413(1)
Parallelism and Levels Significant, Flatness Not Significant (Simple-Effects Analysis)
414(2)
Parallelism, Levels, and Flatness Significant (Interaction Contrasts)
416(5)
Only Parallelism Significant
421(1)
Univariate vs. Multivariate Approach to Repeated Measures
421(2)
Doubly-Multivariate Designs
423(6)
Classifying Profiles
429(1)
Imputation of Missing Values
429(1)
Complete Examples of Profile Analysis
430(23)
Profile Analysis of Subscales of the WISC
430(1)
Evaluation of Assumptions
431(4)
Profile Analysis
435(7)
Doubly-Multivariate Analysis of Reaction Time
442(1)
Evaluation of Assumptions
442(4)
Doubly-Multivariate Analysis of Slope and Intercept
446(7)
Comparison of Programs
453(3)
SPSS Package
453(2)
SAS System
455(1)
SYSTAT System
455(1)
Discriminant Function Analysis
456(61)
General Purpose and Description
456(2)
Kinds of Research Questions
458(3)
Significance of Prediction
458(1)
Number of Significant Discriminant Functions
458(1)
Dimensions of Discrimination
459(1)
Classification Functions
459(1)
Adequacy of Classification
459(1)
Strength of Association
460(1)
Importance of Predictor Variables
460(1)
Significance of Prediction with Covariates
460(1)
Estimation of Group Means
460(1)
Limits to Discriminant Function Analysis
461(2)
Theoretical Issues
461(1)
Practical Issues
461(1)
Unequal Sample Sizes, Missing Data, and Power
461(1)
Multivariate Normality
462(1)
Absence of Outliers
462(1)
Homogeneity of Variance-Covariance Matrices
462(1)
Linearity
463(1)
Absence of Multicollinearity and Singularity
463(1)
Fundamental Equations for Discriminant Function Analysis
463(14)
Derivation and Test of Discriminant Functions
464(3)
Classification
467(2)
Computer Analyses of Small-Sample Example
469(8)
Types of Discriminant Function Analysis
477(4)
Direct Discriminant Function Analysis
478(1)
Sequential Discriminant Function Analysis
478(3)
Stepwise (Statistical) Discriminant Function Analysis
481(1)
Some Important Issues
481(11)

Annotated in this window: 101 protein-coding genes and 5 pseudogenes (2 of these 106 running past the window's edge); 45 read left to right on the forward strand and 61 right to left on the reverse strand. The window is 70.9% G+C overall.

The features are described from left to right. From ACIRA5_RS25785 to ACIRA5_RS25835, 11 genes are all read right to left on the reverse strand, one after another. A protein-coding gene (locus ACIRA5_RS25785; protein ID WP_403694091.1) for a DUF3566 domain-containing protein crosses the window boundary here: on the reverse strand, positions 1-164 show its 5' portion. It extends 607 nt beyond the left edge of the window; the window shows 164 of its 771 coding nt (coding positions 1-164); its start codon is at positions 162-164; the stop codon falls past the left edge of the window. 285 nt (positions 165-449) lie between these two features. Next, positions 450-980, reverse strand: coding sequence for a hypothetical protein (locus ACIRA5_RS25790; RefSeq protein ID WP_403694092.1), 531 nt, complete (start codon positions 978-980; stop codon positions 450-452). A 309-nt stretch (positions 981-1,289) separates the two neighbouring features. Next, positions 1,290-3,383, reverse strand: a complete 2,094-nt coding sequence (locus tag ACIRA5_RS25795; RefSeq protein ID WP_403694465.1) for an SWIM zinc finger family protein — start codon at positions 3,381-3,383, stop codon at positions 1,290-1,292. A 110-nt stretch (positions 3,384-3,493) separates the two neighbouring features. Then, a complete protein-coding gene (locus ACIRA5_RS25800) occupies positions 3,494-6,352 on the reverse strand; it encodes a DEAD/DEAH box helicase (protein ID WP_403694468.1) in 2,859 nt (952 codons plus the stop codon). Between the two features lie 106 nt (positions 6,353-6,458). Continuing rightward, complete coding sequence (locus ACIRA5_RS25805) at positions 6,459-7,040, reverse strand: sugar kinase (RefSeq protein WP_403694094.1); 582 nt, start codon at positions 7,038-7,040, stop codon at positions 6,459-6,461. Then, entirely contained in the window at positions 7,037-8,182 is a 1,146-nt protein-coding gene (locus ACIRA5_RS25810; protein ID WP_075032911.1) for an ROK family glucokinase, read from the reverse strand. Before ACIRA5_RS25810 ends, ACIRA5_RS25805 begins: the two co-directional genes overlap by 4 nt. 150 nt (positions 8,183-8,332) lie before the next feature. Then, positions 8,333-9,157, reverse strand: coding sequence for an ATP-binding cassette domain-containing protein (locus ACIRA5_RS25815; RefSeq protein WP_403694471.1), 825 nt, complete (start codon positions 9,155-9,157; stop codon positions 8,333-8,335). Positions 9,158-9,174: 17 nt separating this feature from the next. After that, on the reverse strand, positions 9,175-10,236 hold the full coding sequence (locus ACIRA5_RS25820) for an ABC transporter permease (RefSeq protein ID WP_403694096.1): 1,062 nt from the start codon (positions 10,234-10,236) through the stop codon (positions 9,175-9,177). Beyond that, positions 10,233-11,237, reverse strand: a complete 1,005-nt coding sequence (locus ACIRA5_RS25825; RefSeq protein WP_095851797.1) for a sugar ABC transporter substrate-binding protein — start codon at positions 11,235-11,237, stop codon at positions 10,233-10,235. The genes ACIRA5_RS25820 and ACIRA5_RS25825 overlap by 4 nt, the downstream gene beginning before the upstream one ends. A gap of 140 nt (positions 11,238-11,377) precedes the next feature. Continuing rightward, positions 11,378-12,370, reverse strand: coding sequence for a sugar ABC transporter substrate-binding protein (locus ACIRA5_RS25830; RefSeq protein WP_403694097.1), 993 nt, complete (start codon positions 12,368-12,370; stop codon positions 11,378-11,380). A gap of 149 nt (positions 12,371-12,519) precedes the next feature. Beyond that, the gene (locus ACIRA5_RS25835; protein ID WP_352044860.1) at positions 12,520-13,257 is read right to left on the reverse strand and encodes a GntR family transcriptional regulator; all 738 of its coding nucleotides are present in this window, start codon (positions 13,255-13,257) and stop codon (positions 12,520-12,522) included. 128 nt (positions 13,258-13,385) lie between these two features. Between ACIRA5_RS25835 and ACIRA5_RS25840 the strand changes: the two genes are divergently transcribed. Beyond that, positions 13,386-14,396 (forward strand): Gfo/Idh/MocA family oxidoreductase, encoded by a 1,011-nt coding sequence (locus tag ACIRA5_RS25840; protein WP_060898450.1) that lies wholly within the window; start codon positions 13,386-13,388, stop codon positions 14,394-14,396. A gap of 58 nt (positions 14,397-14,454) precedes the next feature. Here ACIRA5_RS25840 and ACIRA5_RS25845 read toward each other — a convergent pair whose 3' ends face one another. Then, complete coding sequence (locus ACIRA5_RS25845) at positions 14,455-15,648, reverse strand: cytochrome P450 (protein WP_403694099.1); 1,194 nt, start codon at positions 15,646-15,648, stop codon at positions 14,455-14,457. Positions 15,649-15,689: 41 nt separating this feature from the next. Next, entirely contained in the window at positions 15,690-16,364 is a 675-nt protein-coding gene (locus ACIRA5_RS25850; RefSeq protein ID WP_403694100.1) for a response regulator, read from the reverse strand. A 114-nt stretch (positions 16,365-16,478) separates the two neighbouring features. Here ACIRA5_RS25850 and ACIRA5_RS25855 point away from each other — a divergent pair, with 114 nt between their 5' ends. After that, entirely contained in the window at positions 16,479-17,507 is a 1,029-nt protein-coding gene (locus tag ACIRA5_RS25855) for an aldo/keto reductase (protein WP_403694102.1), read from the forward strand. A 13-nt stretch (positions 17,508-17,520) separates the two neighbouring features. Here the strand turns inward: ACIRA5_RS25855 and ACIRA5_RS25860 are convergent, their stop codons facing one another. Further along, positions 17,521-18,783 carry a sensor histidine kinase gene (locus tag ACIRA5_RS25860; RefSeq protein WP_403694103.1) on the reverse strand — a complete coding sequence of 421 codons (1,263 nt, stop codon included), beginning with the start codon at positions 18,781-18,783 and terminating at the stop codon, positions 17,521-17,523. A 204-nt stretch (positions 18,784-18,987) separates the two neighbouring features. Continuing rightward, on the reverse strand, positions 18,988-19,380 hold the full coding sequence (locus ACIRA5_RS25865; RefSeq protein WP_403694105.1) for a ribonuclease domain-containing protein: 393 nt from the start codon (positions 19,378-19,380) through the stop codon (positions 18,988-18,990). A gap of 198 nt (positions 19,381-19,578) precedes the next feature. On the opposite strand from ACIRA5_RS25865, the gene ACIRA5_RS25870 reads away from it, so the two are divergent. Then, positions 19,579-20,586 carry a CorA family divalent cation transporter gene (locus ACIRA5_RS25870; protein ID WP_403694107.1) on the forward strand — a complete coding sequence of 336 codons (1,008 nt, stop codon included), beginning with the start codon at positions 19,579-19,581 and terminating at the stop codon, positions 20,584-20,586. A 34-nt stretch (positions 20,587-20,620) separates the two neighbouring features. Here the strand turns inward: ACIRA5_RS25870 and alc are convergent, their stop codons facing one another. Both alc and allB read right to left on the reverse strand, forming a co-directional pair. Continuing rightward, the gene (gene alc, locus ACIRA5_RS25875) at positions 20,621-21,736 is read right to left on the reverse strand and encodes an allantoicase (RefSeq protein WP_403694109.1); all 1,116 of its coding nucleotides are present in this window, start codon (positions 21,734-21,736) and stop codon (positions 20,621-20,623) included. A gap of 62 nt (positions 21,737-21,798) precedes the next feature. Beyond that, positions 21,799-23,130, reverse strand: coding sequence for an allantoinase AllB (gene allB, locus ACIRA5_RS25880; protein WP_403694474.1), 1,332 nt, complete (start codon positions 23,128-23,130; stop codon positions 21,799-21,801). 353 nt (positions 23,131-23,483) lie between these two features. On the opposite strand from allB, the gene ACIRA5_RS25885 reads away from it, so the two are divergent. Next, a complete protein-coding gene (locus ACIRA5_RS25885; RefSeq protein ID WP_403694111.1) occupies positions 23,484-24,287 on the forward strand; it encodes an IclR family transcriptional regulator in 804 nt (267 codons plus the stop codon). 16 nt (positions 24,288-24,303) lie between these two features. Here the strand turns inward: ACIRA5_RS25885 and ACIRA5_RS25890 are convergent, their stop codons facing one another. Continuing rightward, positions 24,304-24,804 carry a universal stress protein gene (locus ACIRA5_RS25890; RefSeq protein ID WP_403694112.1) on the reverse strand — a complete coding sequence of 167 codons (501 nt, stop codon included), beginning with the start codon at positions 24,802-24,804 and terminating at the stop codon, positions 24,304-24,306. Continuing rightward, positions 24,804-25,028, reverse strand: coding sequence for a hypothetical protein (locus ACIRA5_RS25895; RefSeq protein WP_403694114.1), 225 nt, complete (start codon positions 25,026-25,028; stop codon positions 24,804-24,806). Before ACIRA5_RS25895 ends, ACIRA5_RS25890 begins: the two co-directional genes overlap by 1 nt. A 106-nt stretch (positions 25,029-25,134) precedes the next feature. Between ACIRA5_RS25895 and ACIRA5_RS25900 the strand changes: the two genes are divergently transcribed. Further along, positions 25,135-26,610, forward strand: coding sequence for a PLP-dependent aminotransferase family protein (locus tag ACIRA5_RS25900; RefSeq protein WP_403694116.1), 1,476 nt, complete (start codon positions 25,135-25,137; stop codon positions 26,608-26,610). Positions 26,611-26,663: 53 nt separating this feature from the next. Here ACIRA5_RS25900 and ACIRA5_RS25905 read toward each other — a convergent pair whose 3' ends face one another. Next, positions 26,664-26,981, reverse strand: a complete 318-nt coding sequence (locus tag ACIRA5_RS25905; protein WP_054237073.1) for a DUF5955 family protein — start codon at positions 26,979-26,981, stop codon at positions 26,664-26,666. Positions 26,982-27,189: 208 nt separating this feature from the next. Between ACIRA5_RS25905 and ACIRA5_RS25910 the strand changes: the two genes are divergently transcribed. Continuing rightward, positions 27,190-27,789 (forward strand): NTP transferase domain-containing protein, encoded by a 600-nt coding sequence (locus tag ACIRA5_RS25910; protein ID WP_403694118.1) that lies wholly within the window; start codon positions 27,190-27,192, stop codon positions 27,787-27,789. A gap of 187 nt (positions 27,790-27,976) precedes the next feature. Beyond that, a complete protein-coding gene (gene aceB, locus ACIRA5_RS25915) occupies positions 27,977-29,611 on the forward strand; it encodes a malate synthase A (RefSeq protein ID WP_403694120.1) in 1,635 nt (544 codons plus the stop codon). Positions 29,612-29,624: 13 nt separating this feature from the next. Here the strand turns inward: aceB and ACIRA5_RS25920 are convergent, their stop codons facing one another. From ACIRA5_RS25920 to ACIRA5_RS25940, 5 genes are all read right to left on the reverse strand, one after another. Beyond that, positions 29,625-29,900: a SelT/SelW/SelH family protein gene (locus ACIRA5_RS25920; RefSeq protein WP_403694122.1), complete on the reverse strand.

Statistical Inference
481(1)
Criteria for Overall Statistical Significance
481(1)
Stepping Methods
482(1)
Number of Discriminant Functions
482(1)
Interpreting Discriminant Functions
483(1)
Discriminant Function Plots
483(1)
Loading Matrices
484(1)
Evaluating Predictor Variables
485(3)
Design Complexity: Factorial Designs
488(1)
Use of Classification Procedures
489(1)
Cross-Validation and New Cases
489(1)
Jackknifed Classification
490(1)
Evaluating Improvement in Classification
490(2)
Complete Example of Discriminant Function Analysis
492(17)
Evaluation of Assumptions
492(1)
Unequal Sample Sizes and Missing Data
492(1)
Multivariate Normality
492(1)
Linearity
493(1)
Outliers
493(1)
Homogeneity of Variance-Covariance Matrices
493(1)
Multicollinearity and Singularity
493(4)
Direct Discriminant Function Analysis
497(12)
Comparison of Programs
509(8)
SPSS Package
515(1)
SYSTAT System
516(1)
SAS System
516(1)
Logistic Regression
517(65)
General Purpose and Description
517(1)
Kinds of Research Questions
518(3)
Prediction of Group Membership or Outcome
518(1)
Importance of Predictors
518(1)
Interactions among Predictors
518(2)
Parameter Estimates
520(1)
Classification of Cases
520(1)
Significance of Prediction with Covariates
520(1)
Strength of Association
520(1)
Limitations to Logistic Regression Analysis
521(2)
Theoretical Issues
521(1)
Practical Issues
521(1)
Ratio of Cases to Variables
521(1)
Adequacy of Expected Frequencies and Power
522(1)
Linearity in the Logit
522(1)
Absence of Multicollinearity
522(1)
Absence of Outliers in the Solution
523(1)
Independence of Errors
523(1)
Fundamental Equations for Logistic Regression
523(10)
Testing and Interpreting Coefficients
524(1)
Goodness-of-Fit
525(2)
Comparing Models
527(1)
Interpretation and Analysis of Residuals
527(1)
Computer Analyses of Small-Sample Example
527(6)
Types of Logistic Regression
533(3)
Direct Logistic Regression
533(1)
Sequential Logistic Regression
533(2)
Stepwise (Statistical) Logistic Regression
535(1)
Probit and Other Analyses
535(1)
Some Important Issues
536(14)
Statistical Inference
536(1)
Assessing Goodness-of-Fit of Models
537(2)
Tests of Individual Variables
539(1)
Number and Type of Outcome Categories
539(1)
Unordered Response Categories with SYSTAT LOGIT
540(2)
Ordered Response Categories with SAS LOGISTIC
542(3)
Strength of Association for a Model
545(1)
Coding Outcome and Predictor Categories
546(1)
Classification of Cases
547(1)
Hierarchical and Nonhierarchical Analysis
548(1)
Interpretation of Coefficients using Odds
548(1)
Importance of Predictors
549(1)
Logistic Regression for Matched Groups
550(1)
Complete Examples of Logistic Regression
550(25)
Evaluation of Limitations
551(1)
Ratio of Cases to Variables and Missing Data
551(3)
Adequacy of Expected Frequencies
554(4)
Linearity in the Logit
558(1)
Multicollinearity
558(1)
Outliers in the Solution
559(1)
Direct Logistic Regression with Two-Category Outcome
559(4)
Sequential Logistic Regression with Three Categories of Outcome
563(12)
Comparisons of Programs
575(7)
SPSS Package
575(5)
SAS System